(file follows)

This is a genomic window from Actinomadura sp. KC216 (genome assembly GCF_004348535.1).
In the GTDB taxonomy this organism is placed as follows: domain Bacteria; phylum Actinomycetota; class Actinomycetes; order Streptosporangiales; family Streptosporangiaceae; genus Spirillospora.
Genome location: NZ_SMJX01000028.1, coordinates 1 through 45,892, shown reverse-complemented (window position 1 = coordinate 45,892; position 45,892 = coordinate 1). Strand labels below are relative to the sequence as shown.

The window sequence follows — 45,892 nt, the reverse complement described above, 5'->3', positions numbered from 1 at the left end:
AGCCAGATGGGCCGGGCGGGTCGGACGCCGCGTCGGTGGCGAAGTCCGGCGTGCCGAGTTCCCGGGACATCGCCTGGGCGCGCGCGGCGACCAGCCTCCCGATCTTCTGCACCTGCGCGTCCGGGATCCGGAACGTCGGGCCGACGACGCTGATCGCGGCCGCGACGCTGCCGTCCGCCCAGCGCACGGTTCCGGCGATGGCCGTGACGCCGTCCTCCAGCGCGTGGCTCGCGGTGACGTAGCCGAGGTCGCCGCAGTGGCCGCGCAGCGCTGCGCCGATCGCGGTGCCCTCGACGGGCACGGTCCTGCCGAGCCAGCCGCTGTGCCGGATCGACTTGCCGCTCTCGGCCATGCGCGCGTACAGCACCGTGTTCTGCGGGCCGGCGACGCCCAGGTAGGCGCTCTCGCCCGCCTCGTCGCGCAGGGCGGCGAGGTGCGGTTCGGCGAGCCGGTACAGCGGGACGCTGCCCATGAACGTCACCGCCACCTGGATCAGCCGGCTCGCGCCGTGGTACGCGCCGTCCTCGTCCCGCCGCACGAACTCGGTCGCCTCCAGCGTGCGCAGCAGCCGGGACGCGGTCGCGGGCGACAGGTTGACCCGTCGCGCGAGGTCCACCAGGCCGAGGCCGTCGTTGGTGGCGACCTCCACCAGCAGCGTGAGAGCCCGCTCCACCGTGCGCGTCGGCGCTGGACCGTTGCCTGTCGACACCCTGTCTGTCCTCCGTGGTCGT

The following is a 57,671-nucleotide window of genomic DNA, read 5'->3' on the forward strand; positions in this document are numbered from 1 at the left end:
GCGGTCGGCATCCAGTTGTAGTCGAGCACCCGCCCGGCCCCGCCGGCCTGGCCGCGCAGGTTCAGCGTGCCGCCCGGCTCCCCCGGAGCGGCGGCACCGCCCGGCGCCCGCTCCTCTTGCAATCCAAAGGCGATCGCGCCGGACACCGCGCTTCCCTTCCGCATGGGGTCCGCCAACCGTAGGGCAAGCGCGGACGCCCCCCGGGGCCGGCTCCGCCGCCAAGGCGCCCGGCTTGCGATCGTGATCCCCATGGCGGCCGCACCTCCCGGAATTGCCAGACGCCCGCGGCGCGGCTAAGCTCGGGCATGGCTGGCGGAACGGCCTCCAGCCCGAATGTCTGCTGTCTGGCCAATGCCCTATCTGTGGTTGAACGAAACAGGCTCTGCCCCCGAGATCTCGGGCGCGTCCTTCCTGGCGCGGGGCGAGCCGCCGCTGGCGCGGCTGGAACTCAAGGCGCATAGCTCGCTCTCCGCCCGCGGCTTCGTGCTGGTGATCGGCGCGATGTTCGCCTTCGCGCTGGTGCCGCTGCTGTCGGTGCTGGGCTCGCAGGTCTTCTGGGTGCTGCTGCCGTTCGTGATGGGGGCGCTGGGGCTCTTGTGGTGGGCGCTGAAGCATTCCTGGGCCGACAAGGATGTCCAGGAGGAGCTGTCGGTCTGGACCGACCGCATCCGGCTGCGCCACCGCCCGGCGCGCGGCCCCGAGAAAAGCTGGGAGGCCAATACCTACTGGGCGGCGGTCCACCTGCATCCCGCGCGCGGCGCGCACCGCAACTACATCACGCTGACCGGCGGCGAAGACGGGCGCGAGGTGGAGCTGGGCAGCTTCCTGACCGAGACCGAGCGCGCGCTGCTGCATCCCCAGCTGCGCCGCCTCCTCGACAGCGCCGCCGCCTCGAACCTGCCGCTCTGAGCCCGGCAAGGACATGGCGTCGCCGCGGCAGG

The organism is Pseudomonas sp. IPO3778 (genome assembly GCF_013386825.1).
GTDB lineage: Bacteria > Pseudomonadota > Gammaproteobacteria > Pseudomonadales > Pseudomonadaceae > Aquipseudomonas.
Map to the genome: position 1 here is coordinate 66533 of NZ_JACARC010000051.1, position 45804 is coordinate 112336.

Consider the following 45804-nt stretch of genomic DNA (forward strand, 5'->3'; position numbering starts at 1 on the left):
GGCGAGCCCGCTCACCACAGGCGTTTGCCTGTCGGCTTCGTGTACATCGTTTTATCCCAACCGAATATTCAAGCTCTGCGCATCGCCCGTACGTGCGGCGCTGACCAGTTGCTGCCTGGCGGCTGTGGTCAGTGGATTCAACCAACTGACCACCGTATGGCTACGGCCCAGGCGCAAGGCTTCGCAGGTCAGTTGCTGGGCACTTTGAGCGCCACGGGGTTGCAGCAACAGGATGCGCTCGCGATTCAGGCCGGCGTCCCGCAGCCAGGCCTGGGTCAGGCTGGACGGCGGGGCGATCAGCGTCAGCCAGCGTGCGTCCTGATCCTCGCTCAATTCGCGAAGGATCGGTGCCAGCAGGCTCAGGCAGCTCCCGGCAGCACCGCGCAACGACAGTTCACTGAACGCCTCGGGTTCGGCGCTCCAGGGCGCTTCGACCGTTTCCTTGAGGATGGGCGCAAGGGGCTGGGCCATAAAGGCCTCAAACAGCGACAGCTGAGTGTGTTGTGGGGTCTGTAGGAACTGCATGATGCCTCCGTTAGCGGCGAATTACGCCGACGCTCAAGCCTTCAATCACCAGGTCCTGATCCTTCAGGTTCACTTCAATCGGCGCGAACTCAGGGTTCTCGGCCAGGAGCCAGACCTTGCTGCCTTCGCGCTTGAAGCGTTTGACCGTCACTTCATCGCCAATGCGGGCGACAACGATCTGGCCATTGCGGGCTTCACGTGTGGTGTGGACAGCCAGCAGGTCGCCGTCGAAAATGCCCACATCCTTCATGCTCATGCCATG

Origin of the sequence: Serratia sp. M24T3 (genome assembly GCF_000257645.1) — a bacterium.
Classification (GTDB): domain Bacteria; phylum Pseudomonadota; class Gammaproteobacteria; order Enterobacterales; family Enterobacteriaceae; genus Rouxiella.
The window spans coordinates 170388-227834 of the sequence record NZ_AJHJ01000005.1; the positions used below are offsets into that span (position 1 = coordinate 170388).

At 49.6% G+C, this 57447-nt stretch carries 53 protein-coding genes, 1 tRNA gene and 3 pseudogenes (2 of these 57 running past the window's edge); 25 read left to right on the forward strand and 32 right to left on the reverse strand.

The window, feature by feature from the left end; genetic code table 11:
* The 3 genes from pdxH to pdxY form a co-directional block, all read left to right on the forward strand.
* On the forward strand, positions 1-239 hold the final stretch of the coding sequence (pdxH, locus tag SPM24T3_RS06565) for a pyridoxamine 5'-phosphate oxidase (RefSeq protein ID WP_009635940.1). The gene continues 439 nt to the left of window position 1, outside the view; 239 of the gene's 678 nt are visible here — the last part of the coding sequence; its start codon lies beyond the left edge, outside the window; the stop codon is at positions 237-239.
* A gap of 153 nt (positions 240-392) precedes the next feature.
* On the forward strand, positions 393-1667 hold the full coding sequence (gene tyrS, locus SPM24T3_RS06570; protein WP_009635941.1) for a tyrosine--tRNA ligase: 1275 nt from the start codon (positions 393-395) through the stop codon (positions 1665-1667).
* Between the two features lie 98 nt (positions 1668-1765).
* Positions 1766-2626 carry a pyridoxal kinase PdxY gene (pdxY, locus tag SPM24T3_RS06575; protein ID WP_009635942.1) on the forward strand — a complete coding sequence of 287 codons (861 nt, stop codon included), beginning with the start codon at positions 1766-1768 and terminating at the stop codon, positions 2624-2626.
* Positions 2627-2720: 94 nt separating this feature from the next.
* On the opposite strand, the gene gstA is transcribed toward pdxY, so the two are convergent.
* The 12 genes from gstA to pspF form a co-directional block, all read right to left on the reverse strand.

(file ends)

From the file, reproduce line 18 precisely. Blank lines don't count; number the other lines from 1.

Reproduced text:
* The 3 genes from pdxH to pdxY form a co-directional block, all read left to right on the forward strand.